Tom English: 'Kurtis needs his father meddling like he needs a hole in the head'
HE CAME on the phone full of thunder and lightning, his speech riddled with f-words and scatter-gun threats that could have taken out a whole army not to mind a lone, slightly bewildered reporter, who'd had the nerve to criticise him. Paul Byrne was that mad man. Long time ago now, sure, but still fresh in the memory.
"Where's your office?" he barked.
"Why do you want to know?" I asked.
"The stuff you wrote was f****** out of order. I'm coming round to beat the head off you!"
Duly told where to find me, Byrne signed off with some choice language and a promise that he was on his way across Glasgow in a taxi to sort me out.
Rather disappointingly, he never arrived.
Paul Byrne slipped away into the football doldrums after that. His time at Celtic was coming to an end – me pointing this out was the original source of his ire – and he disappeared off the radar halfway through that year of 1995. I hadn't thought about him in 14 years. Until last week. Reading about his son's goalscoring heroics at Hibs was a surprise – Byrne Snr is still in his thirties after all – but dad's public comments in the aftermath didn't exactly come as a shock to those of us who remember him from his year at Celtic.
Paul wants the best for his boy and that's understandable. He wants him playing for the first team at Hibs and wants it now. He says Mixu Paatelainen is the only football man in Scotland who reckons young Kurtis isn't ready for the big league. With that in mind he's already had a word in Neil Lennon's ear at Celtic. "It's a bit frustrating," says Paul. "Maybe I've started something there in terms of interest from Celtic."
This is all quite sad. It's terribly unfair on Kurtis, who needs his father meddling in his football life like he needs a hole in the head. You don't need to be a psychologist to figure out what is going on here. Paul failed in his career partly because he was consumed by anger and bitterness towards those he saw as putting him down. He railed incessantly at those people back in Dublin who thought he would never amount to anything. He interpreted a few excellent games in the Celtic first team as proof that he had made it in the game, that he was a success. His sense of focus was pitifully blurred. And by the sounds of it, it hasn't sharpened much in the intervening years.
From this distance it looks like Paul is trying to live his football life all over again through his son, maybe reach peaks he never managed himself. It's hardly a new phenomenon. Pushy parents are the scourge of sport, the ruination of prodigies.
I remember spending some time with Paul when he was with Celtic, before the fallout. To say he was an angry young man in a hurry would be putting it mildly. The story of his life was fascinating; a father at 16, a gambler, a drinker, shunted out of Oxford by the then manager Brian Horton because his personal life was a disaster. Byrne spoke openly about his punting, how he lost all of his money on the horses and even sold his golf clubs to raise funds for another losing bet.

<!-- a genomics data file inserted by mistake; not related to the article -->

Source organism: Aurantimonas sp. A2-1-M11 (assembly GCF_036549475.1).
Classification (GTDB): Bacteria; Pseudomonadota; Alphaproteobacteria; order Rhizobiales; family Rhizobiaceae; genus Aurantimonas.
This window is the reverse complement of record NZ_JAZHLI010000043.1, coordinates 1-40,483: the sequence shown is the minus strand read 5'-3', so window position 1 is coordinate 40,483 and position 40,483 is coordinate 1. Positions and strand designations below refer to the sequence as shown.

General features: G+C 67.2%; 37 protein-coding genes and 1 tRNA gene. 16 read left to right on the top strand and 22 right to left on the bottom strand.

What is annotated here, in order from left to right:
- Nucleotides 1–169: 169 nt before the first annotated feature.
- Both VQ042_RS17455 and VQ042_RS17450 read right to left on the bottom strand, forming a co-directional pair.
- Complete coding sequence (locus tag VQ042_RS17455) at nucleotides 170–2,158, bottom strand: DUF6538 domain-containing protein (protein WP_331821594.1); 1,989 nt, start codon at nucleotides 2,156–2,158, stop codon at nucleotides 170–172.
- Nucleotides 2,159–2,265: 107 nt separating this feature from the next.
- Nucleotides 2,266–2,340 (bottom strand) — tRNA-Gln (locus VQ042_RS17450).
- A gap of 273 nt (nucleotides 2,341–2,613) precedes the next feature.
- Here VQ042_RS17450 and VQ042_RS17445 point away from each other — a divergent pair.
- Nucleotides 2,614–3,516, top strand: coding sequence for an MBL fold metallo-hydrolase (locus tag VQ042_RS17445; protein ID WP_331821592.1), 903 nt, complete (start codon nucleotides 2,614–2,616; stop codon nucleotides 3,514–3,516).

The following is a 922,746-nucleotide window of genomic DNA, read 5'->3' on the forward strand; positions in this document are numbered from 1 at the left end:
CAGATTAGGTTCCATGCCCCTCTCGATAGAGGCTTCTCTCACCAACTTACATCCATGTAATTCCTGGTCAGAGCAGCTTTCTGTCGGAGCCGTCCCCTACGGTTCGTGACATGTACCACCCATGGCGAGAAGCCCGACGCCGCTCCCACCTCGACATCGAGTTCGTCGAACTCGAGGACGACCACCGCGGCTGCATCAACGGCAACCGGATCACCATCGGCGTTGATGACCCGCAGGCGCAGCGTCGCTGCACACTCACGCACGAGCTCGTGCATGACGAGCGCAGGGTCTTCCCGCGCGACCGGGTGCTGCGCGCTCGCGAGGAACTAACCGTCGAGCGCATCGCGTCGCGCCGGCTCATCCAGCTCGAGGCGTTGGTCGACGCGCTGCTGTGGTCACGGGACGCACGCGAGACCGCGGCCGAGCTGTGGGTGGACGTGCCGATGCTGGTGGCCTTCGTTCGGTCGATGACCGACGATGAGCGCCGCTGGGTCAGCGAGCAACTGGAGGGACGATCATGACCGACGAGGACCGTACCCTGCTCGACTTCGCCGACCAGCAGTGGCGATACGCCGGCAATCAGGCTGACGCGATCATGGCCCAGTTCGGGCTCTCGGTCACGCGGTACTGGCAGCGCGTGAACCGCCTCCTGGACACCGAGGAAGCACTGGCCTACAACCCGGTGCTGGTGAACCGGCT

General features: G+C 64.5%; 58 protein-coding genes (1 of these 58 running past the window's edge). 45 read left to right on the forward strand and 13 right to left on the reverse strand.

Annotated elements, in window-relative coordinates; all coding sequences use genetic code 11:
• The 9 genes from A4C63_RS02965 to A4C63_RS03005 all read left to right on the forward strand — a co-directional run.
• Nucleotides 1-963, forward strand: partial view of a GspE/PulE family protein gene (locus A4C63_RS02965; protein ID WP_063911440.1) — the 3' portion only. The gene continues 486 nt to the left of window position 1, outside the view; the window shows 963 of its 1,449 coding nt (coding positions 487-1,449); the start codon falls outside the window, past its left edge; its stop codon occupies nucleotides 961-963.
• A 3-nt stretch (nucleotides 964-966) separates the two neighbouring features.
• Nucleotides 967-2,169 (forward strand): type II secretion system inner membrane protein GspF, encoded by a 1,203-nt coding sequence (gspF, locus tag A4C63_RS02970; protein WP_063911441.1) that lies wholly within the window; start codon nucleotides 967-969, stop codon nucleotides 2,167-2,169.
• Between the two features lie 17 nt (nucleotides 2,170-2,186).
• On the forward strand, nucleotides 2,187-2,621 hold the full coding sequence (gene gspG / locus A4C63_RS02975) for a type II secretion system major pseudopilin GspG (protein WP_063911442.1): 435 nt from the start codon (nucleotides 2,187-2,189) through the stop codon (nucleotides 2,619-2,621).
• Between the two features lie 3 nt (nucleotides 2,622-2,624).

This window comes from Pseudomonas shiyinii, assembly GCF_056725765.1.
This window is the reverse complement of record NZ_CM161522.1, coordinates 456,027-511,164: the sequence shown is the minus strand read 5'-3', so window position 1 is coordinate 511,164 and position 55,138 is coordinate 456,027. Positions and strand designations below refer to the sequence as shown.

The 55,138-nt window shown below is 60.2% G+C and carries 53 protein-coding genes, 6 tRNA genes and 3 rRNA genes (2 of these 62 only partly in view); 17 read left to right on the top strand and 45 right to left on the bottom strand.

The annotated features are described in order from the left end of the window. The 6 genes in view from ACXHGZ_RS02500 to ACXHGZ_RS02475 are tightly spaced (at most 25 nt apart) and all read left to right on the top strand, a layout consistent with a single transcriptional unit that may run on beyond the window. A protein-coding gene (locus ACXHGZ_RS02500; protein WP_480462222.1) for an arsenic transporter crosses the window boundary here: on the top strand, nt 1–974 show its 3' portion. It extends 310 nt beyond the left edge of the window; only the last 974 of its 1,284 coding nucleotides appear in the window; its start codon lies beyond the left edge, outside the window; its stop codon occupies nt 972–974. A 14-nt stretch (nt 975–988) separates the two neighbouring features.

He told of the ridicule he suffered when he went home to Dublin, the "told you so" taunts. "Everybody thought I was a waster," he said, "but now look at me." He was in the first team at Celtic. "King of the castle." He had a high opinion of himself. "The thought of what I might achieve in this game frightens me," he boasted. "Packie Bonner says that if I keep playing the way I am I'll be a millionaire by the time I'm 23."
Byrne took pot-shots at anybody and everybody. He took the mickey out of managers who turned him down. "You know that Jimmy Nicholl at Raith Rovers," he trumpeted. "He had a chance to buy me for 50,000 before I came to Celtic, but I'd cost him 1.5m now. I hear he's pulling his f****** hair out over that." He took the mickey out of seasoned pros. "See Ray Houghton? His legs are going." He reckoned he was next in line for Jack Charlton's Republic of Ireland midfield. He had a point. Charlton did go to Glasgow to see him play but never capped him. He had talent but what he didn't have was a smart head on his shoulders.
Apparently, he still doesn't.
Last week he said Kurtis wouldn't make the same mistakes he made, as if he's stopped making them. He hasn't. He's putting pressure on his son the way he put pressure on himself in the past, he is talking up his boy in the same way he lauded his own ability in 1994. No good came of that in his day so what he hopes to achieve by doing it all over again is hard to see.
Byrne Snr ran out of allies in the game because of his loose tongue almost as much as his expanding waist. Lou Macari got fed up with the way he piled on the pounds, never fully knowing what he got up to away from the training ground. He'd shed the weight Monday to Friday and would be trim come Saturday, but at the beginning of the week he'd have the fat back on. "It's a mystery how he does it," said the Celtic manager at the time.
What a tricky position Kurtis is in now. His father's advice is hopelessly misguided and potentially destructive but that's his dad we're talking about, presumably a man he looks up to, who he consults. "Kurtis knows all about the mistakes I made in my career with drinking and gambling. He saw the damage it did and he won't make the same mistakes."
Drinking and gambling were only a part of Paul's downfall. Hubris was a key factor, too. We saw that again during the week. Despite his father's protests, Kurtis hasn't made it just because of a few goals for the youths any more than Paul made it when scoring a few against Rangers.
He's done nothing yet. And his father should say nothing.
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